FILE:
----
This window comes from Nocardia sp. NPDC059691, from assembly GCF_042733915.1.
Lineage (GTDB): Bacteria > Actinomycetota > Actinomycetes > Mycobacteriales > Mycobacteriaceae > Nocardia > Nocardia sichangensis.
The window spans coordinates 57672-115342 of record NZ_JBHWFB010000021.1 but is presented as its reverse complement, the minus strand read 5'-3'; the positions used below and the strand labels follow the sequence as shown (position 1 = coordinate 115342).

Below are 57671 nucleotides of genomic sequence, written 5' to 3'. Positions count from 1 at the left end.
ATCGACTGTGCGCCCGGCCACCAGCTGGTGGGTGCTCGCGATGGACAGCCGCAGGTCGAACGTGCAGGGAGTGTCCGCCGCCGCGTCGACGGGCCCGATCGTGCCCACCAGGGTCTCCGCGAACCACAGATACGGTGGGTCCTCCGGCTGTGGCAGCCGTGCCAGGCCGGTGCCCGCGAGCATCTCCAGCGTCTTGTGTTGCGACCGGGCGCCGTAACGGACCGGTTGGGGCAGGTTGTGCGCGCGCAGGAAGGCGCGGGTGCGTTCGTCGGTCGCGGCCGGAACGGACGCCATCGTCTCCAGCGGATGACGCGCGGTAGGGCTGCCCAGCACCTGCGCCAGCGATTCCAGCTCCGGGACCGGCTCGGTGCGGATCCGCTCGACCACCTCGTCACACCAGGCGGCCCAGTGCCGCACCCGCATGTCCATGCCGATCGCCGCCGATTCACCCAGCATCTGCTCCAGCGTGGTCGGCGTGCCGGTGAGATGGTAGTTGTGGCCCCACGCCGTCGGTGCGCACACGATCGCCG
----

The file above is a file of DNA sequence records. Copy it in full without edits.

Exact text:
This window comes from Nocardia sp. NPDC059691, from assembly GCF_042733915.1.
Lineage (GTDB): Bacteria > Actinomycetota > Actinomycetes > Mycobacteriales > Mycobacteriaceae > Nocardia > Nocardia sichangensis.
The window spans coordinates 57672-115342 of record NZ_JBHWFB010000021.1 but is presented as its reverse complement, the minus strand read 5'-3'; the positions used below and the strand labels follow the sequence as shown (position 1 = coordinate 115342).

Below are 57671 nucleotides of genomic sequence, written 5' to 3'. Positions count from 1 at the left end.
ATCGACTGTGCGCCCGGCCACCAGCTGGTGGGTGCTCGCGATGGACAGCCGCAGGTCGAACGTGCAGGGAGTGTCCGCCGCCGCGTCGACGGGCCCGATCGTGCCCACCAGGGTCTCCGCGAACCACAGATACGGTGGGTCCTCCGGCTGTGGCAGCCGTGCCAGGCCGGTGCCCGCGAGCATCTCCAGCGTCTTGTGTTGCGACCGGGCGCCGTAACGGACCGGTTGGGGCAGGTTGTGCGCGCGCAGGAAGGCGCGGGTGCGTTCGTCGGTCGCGGCCGGAACGGACGCCATCGTCTCCAGCGGATGACGCGCGGTAGGGCTGCCCAGCACCTGCGCCAGCGATTCCAGCTCCGGGACCGGCTCGGTGCGGATCCGCTCGACCACCTCGTCACACCAGGCGGCCCAGTGCCGCACCCGCATGTCCATGCCGATCGCCGCCGATTCACCCAGCATCTGCTCCAGCGTGGTCGGCGTGCCGGTGAGATGGTAGTTGTGGCCCCACGCCGTCGGTGCGCACACGATCGCCG